you will find your bushings being worn too soon, and the mount becoming floppy etc...

so thats why the tiltup and spring loaded mounts are awesome...snap it up and spring it down when needed....
 

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I would think dragging the outboard around will slow you down more than a little. It could easily cost you 1kt of boat speed, and on a small boat that could be 25% of your potential!

Sailing with your engine in the water is like sailing with your fenders hanging over the side. It makes you look lazy, incompetent or both!;)
 

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We sailed a Coronado 25 in & out of San Francisco Bay for 10 years. It had a well that allowed the lower unit to be tipped up completely out of the water. When in close quarters and/or busy traffic conditions we left it in the water in neutral, which was a lot of the time. I wasn't aware of any stress on the mount as Christian mentioned, as the motor was basically still with no turbulence that I could notice

From a speed standpoint, we couldn't really tell much as it was before GPS & we didn't have a knot meter. In neutral, I don't think the drag was much.

On all the outboards we had the gears ran in oil & there were no clutches or cones, just dogs. About the only wear I could think of was in the seals, which are lubricated by water on the outside & oil on the inside. We never had any wear or other problems in the 10 years we left the motor down.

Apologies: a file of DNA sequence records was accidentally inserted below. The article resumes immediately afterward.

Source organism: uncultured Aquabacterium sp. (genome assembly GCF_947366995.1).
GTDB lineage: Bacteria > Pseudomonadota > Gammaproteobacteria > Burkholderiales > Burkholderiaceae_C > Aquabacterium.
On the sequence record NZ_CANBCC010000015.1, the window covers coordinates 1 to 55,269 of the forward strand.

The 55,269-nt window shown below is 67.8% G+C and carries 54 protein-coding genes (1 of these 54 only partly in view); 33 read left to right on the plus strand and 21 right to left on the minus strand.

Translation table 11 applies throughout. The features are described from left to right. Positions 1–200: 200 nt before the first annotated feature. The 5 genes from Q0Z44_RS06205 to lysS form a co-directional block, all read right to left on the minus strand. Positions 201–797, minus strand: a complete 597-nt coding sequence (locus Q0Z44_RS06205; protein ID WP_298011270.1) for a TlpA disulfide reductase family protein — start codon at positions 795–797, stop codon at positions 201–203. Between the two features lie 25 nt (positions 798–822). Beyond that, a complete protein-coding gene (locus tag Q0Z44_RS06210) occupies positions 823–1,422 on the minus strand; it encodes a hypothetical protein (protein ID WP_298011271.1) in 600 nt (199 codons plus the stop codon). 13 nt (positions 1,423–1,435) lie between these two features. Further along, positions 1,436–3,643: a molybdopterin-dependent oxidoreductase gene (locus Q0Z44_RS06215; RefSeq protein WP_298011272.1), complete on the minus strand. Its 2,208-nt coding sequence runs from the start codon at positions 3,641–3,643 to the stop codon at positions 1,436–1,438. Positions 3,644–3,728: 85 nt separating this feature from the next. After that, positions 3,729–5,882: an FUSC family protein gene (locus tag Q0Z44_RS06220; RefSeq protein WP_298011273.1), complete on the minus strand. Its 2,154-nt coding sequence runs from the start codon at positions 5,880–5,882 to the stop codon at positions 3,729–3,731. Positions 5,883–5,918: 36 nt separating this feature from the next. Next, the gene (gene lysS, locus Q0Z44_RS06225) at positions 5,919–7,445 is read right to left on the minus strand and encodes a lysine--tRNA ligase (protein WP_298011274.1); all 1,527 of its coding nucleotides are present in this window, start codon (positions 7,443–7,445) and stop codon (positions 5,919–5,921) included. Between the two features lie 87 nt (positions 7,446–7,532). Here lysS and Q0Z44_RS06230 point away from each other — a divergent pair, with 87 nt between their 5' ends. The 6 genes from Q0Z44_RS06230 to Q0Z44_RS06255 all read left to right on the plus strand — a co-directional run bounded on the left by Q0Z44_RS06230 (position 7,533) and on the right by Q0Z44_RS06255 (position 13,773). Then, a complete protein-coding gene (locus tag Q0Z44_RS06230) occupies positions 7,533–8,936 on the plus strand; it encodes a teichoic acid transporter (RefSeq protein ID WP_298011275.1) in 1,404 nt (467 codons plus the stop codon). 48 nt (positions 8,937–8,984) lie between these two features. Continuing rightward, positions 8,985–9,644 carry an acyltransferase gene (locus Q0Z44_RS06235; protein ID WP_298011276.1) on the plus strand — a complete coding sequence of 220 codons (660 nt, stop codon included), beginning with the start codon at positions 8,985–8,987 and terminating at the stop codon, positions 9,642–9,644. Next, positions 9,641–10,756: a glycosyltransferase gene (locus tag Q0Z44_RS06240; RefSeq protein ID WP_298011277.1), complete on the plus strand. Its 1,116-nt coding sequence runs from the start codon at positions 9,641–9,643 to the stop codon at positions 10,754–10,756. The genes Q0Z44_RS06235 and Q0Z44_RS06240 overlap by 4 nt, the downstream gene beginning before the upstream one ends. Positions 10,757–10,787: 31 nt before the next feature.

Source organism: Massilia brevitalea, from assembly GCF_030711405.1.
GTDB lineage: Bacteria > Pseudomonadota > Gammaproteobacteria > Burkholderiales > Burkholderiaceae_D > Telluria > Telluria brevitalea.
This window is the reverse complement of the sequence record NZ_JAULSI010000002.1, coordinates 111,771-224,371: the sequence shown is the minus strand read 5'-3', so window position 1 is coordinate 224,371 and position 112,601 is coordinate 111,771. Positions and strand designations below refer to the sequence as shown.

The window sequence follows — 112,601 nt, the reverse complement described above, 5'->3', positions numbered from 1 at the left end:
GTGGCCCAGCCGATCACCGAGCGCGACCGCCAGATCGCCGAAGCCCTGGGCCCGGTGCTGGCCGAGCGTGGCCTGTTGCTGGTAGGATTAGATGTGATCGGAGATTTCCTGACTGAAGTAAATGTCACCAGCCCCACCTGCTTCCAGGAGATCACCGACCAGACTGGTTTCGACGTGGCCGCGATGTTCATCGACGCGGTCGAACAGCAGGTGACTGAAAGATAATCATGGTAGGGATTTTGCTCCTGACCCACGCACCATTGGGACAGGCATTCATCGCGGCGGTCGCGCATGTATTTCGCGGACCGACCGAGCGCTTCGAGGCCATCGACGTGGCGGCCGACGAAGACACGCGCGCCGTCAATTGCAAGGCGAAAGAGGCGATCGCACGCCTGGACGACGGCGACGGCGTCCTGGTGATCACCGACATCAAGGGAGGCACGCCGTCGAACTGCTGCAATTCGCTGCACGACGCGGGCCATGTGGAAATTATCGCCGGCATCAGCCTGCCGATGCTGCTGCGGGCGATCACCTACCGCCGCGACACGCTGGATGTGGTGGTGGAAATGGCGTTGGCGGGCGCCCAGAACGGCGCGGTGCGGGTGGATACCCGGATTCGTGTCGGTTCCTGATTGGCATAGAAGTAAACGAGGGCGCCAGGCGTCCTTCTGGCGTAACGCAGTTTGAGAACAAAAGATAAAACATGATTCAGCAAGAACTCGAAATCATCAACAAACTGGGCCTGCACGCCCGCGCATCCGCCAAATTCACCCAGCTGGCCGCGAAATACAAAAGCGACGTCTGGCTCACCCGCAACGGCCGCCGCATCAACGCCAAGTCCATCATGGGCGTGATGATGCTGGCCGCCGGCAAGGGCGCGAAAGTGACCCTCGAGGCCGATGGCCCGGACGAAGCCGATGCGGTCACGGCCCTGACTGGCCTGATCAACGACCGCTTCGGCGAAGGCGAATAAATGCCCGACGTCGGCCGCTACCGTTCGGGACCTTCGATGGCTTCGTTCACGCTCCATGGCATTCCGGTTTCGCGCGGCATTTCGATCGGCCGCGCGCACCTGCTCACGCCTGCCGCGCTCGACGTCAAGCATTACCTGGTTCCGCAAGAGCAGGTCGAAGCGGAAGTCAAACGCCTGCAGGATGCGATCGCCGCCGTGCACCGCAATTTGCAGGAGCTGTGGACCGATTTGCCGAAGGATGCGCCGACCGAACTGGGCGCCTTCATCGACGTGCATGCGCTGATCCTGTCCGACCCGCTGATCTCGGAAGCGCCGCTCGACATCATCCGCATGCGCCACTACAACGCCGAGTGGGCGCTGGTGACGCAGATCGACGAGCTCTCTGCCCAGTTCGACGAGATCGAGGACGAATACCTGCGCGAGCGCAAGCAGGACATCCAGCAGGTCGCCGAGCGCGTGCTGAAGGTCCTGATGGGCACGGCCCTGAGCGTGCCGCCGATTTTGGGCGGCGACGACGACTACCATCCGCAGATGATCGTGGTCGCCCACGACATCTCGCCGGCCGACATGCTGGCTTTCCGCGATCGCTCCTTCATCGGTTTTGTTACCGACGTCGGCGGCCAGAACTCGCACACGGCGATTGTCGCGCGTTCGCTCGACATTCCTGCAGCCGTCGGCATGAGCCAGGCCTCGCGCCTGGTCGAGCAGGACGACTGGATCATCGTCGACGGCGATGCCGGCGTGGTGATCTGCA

Paul T
 

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Definitely pull the outboard out of the water, it can cost as much as a full knot of speed, at least half a knot in neutral.

Tilt that motor OUT... like this:


By the way, it makes a great sharp object off the stern if someone wants to duck you too close (hehehe)...
 

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We sailed a Coronado 25 in & out of San Francisco Bay for 10 years. It had a well that allowed the lower unit to be tipped up completely out of the water. When in close quarters and/or busy traffic conditions we left it in the water in neutral, which was a lot of the time. I wasn't aware of any stress on the mount as Christian mentioned, as the motor was basically still with no turbulence that I could notice

From a speed standpoint, we couldn't really tell much as it was before GPS & we didn't have a knot meter. In neutral, I don't think the drag was much.

On all the outboards we had the gears ran in oil & there were no clutches or cones, just dogs. About the only wear I could think of was in the seals, which are lubricated by water on the outside & oil on the inside. We never had any wear or other problems in the 10 years we left the motor down.